Black women, ceramics, and contemporary art
From traditional Nigerian clay pottery to contemporary ceramic sculpture, this exhibition navigates the line between usable domestic objects and fine arts.
(above) Eddie Saint-Jean Art reviewer
In the front gallery, the focus is on the homemade earthenware of the Gwari tribe, one of the largest indigenous groups in North-Central Nigeria, and the contemporary ceramicists inspired by their pottery. The work invites commentary on gender and race, with Gwari pottery traditionally taught in female-led circles, and craft skills usually handed down from mother to daughter.
These domestic objects project a distinct visual element beyond mere functionality. And it’s fascinating to discover that the wondrously intricate carvings on these large vessels are made with knives and the colouring comes from locust tree pods.
We owe much of the popularity of this pottery to the seminal works of Ladi Kwali (1925-1984) also of the Gwari tribe. Like many of the prominent ceramicists with work on display, she was taught at the influential Pottery Training Centre in Aduja. She taught there herself in the 1950s, so many notable African potters developed their skills under her and any renascent interest owes much to her influence.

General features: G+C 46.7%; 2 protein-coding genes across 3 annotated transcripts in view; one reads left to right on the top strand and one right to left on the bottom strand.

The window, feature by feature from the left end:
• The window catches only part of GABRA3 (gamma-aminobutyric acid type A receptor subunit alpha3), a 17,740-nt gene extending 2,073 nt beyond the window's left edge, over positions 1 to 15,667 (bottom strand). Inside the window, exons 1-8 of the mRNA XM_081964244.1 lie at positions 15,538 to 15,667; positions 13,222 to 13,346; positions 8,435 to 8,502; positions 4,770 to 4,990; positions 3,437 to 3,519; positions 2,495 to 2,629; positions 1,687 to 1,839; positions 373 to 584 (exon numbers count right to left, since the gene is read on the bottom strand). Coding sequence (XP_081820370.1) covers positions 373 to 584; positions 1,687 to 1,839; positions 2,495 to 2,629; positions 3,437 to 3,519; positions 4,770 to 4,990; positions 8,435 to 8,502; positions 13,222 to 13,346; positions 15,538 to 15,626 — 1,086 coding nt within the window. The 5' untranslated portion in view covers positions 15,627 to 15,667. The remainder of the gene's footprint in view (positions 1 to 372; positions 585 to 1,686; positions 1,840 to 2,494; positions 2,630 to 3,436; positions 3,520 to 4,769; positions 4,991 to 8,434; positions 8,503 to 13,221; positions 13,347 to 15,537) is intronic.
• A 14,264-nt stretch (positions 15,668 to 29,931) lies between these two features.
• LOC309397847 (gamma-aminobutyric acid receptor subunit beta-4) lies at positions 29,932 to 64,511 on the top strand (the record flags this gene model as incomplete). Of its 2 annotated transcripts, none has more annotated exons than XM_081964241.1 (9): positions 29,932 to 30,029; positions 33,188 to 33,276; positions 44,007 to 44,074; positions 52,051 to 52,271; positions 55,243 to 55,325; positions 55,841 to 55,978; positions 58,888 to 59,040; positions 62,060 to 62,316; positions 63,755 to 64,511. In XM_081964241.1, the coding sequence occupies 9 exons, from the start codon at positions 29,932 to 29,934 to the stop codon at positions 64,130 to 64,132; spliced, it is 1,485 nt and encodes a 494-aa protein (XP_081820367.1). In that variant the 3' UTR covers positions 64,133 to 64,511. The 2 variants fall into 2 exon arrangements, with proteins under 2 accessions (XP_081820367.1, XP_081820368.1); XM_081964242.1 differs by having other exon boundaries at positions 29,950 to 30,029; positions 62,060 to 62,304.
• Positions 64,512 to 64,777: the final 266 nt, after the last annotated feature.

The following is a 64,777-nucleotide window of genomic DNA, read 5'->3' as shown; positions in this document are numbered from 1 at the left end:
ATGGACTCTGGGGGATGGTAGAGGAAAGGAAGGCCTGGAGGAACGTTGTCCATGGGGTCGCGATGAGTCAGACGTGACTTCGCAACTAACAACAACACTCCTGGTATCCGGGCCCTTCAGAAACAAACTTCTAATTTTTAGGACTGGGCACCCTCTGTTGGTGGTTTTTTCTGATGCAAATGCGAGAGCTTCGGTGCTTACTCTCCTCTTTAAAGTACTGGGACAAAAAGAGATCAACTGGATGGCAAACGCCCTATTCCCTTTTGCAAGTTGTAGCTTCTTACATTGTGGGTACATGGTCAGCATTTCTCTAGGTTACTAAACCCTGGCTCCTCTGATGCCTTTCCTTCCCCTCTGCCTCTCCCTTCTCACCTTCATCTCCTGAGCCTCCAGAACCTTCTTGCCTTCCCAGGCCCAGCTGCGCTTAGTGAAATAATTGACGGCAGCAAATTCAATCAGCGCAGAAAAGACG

Amongst them, ceramicist Magdalene Odundo, who embraced both the Gwari style and European influences. Her works are unglazed and this rejection of overstated decorative elements draws her work closer to traditional sensibilities and practices.
The functionality of these pots, vases, vessels and other handmade earthenware items is never lost despite the reforged aesthetic. These works are grounded in the craft skills and life experiences of the ceramicists’ ancestors and they seek to accentuate this link rather than suffuse into hybrid styles.
All amazing work but look out for the traditional Gwari dowry jars from 1900. It’s an essential starting point for all exhibition visitors. You can see where the contemporary artists – and even Ladi Kwali – get their inspiration.
WHAT? – Body, Vessel, Clay
WHERE? – Two Temple Place, London WC2R 38 (Nearest Tube: Temple)
WHEN? – Until 24 April 2022